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DAS is the administrative arm of the Governor’s Office. DAS prepares and coordinates State agency budget requests included in the budget submitted by the Governor to the Legislative Assembly. By law, DAS is responsible for budgetary management, supervision and control over all State government programs for the executive branch of the State. In addition, DAS has the authority to request the State Treasurer to issue general obligation bonds, certificates of participation and other forms of indebtedness, as authorized by the Legislative Assembly, on behalf of State agencies.
DAS also provides administrative and support services to State agencies. DAS works to ensure that State resources are used according to law, gubernatorial policy and legislative policy in the most effective and economical manner and performs several other statewide administrative functions. DAS has general authority to operate and manage programs relating to central purchasing, motor fleet, printing, facilities construction and leasing, building maintenance, central stores, mail, insurance, telephone services and telecommunications and information technology and security. DAS, with the approval of the Governor, has general authority to adopt rules and regulations it considers necessary and proper to carry out the laws it is charged with administering.
Centralizing these statewide functions in DAS provides coordination in obtaining proper budget and debt issuance authority, as well as proper accounting for financed projects. In addition, it provides State agencies the advantage of working with a single agency, DAS, as they plan for real property or personal property acquisitions needed to accomplish their agency missions.
The State of Oregon may issue general obligation (GO) debt only under constitutional amendment passed by voters and in authorized amounts as approved by the Legislative Assembly. General obligation debt is secured by the full faith and credit of the State. Certain of the State’s general obligation debt are additionally secured by a levy of statewide property tax, if necessary and if permitted by law.
Article XI, Section 7 of Oregon’s Constitution provides the State with the authority to issue GO debt. Currently, Oregon has 18 constitutionally authorized GO bond programs. While each program has the potential to draw on the State’s General Fund or other taxing authority, many of the programs are fully or partially self-supporting, payable from program revenues, gifts, grants, or other revenue streams.
The State issues general obligation (GO) bonds to provide funds for a variety of projects as authorized by the Oregon Constitution and Legislative authority and budget for such issuance. Projects funded by GO debt, subject to statutory and constitutional limitations, include but are not limited to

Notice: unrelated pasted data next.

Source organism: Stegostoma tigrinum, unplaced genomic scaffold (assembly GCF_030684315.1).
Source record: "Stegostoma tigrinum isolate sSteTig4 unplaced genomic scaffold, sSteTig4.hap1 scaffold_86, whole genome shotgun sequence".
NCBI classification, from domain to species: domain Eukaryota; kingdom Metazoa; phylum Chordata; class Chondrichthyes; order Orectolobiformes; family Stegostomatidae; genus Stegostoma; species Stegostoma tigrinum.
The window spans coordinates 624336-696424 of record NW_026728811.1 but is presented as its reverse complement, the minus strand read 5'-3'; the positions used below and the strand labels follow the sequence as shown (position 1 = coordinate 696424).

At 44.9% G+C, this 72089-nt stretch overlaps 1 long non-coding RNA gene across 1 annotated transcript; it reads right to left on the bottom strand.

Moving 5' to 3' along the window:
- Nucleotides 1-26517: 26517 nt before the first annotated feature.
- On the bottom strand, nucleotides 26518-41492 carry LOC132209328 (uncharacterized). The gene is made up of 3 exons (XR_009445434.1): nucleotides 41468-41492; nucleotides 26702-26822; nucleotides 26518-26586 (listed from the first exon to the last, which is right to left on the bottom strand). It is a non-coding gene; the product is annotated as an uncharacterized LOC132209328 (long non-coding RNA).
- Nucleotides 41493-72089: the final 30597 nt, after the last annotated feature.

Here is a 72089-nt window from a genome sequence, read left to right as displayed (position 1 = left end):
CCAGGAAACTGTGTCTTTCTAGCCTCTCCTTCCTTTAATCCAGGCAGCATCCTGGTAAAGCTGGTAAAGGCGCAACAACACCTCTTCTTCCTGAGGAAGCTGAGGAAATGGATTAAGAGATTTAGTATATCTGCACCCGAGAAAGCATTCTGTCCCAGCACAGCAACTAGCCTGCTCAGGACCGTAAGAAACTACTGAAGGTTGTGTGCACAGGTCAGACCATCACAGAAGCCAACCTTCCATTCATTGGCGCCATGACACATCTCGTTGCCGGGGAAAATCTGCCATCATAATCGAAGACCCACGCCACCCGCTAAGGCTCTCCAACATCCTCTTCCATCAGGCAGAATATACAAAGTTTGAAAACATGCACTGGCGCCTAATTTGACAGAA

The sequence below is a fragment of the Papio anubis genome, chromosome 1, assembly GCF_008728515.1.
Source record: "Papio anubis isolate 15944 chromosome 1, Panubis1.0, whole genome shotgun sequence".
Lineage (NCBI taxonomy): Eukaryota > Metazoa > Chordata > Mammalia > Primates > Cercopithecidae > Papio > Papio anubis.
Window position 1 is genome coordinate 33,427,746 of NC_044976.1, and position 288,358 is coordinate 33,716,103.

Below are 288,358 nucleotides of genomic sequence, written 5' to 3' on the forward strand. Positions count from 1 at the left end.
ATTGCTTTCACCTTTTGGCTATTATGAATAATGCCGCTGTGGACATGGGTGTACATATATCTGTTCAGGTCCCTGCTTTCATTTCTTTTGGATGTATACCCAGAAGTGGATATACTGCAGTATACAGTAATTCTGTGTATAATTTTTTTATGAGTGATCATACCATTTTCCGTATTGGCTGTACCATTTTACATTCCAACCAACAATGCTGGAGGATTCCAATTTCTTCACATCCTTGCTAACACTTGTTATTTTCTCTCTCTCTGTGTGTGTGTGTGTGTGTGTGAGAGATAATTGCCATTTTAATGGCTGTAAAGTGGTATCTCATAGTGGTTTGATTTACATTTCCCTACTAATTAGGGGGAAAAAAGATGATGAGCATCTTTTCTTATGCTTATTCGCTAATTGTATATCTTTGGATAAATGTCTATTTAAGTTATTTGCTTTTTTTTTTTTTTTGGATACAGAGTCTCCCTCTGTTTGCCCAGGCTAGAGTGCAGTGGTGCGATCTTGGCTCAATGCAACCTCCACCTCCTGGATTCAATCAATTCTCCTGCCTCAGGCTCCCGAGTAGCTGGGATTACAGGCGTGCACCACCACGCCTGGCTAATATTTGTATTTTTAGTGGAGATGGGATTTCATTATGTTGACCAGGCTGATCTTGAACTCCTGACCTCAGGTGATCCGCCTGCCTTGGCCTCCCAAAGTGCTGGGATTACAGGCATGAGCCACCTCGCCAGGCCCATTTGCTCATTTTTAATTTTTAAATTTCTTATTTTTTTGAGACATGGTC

To see our General Obligation Official Statements please click here.
ORS 283.085 through 283.092 authorize the State to enter into financing agreements through the issuance of certificates of participation. The State has issued certificates of participation to provide funds for the acquisition of computer and telecommunication systems, to decouple the Elliott State Forest from the Common School Fund so as to compensate the Fund for preservation of noneconomic benefits, and the acquisition, construction, or remodeling of State facilities. Certificates of participation have been issued for governmental activities.
To see our Certificates of Participation Official Statements please click here.
Oregon Revised Statutes (ORS) authorizes the State to issue revenue bonds. Revenue bonds are secured by a pledge of revenues derived from the operation of the programs funded by the issuance of these obligations. The resulting bond obligations are not general obligations of the State.
ORS 286A.560 through 286A.585, 327.700 through 327.711, and 348.716 authorize the State to issue revenue bonds that are supported by unobligated net lottery proceeds. To date, lottery revenue bonds have been issued for infrastructure improvements, state parks, expansion and refurbishment of school facilities, light rail transportation, improvements to state fair facilities, acquisition of state forestland, watershed project grants, higher education and community college building improvements, preservation of affordable housing, and economic development in rural and distressed communities. Lottery revenue bonds have been issued for governmental activities.